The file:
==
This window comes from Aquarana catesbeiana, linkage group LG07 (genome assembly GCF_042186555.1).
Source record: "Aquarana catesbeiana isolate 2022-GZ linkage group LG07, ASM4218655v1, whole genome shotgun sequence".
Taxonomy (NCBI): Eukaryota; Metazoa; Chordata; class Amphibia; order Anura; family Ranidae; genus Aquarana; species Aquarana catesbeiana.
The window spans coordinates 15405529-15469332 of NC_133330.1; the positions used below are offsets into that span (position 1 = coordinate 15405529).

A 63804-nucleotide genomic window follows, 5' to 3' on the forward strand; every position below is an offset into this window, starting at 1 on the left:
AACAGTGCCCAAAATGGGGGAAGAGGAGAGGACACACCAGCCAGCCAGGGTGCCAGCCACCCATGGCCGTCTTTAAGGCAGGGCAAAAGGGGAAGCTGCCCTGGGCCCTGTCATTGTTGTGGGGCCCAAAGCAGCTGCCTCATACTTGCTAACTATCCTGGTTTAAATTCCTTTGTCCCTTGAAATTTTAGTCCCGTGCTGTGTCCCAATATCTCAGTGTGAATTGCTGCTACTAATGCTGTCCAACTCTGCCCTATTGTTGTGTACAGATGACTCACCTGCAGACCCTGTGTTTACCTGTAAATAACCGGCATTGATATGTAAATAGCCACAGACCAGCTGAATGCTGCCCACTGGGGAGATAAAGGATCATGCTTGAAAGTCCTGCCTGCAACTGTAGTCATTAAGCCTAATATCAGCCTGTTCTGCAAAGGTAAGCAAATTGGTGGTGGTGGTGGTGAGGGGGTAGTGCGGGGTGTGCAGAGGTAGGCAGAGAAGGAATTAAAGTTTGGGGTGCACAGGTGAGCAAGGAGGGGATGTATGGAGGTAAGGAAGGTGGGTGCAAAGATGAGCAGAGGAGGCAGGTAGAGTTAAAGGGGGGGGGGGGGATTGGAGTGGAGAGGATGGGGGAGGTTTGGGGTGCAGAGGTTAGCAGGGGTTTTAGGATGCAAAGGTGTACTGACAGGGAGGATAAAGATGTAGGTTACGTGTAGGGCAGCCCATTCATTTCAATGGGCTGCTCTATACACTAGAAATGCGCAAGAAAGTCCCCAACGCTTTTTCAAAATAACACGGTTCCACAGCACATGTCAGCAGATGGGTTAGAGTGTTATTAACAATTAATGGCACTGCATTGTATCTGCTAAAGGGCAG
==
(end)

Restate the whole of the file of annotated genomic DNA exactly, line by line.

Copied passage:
This window comes from Aquarana catesbeiana, linkage group LG07 (genome assembly GCF_042186555.1).
Source record: "Aquarana catesbeiana isolate 2022-GZ linkage group LG07, ASM4218655v1, whole genome shotgun sequence".
Taxonomy (NCBI): Eukaryota; Metazoa; Chordata; class Amphibia; order Anura; family Ranidae; genus Aquarana; species Aquarana catesbeiana.
The window spans coordinates 15405529-15469332 of NC_133330.1; the positions used below are offsets into that span (position 1 = coordinate 15405529).

A 63804-nucleotide genomic window follows, 5' to 3' on the forward strand; every position below is an offset into this window, starting at 1 on the left:
AACAGTGCCCAAAATGGGGGAAGAGGAGAGGACACACCAGCCAGCCAGGGTGCCAGCCACCCATGGCCGTCTTTAAGGCAGGGCAAAAGGGGAAGCTGCCCTGGGCCCTGTCATTGTTGTGGGGCCCAAAGCAGCTGCCTCATACTTGCTAACTATCCTGGTTTAAATTCCTTTGTCCCTTGAAATTTTAGTCCCGTGCTGTGTCCCAATATCTCAGTGTGAATTGCTGCTACTAATGCTGTCCAACTCTGCCCTATTGTTGTGTACAGATGACTCACCTGCAGACCCTGTGTTTACCTGTAAATAACCGGCATTGATATGTAAATAGCCACAGACCAGCTGAATGCTGCCCACTGGGGAGATAAAGGATCATGCTTGAAAGTCCTGCCTGCAACTGTAGTCATTAAGCCTAATATCAGCCTGTTCTGCAAAGGTAAGCAAATTGGTGGTGGTGGTGGTGAGGGGGTAGTGCGGGGTGTGCAGAGGTAGGCAGAGAAGGAATTAAAGTTTGGGGTGCACAGGTGAGCAAGGAGGGGATGTATGGAGGTAAGGAAGGTGGGTGCAAAGATGAGCAGAGGAGGCAGGTAGAGTTAAAGGGGGGGGGGGGGATTGGAGTGGAGAGGATGGGGGAGGTTTGGGGTGCAGAGGTTAGCAGGGGTTTTAGGATGCAAAGGTGTACTGACAGGGAGGATAAAGATGTAGGTTACGTGTAGGGCAGCCCATTCATTTCAATGGGCTGCTCTATACACTAGAAATGCGCAAGAAAGTCCCCAACGCTTTTTCAAAATAACACGGTTCCACAGCACATGTCAGCAGATGGGTTAGAGTGTTATTAACAATTAATGGCACTGCATTGTATCTGCTAAAGGGCAG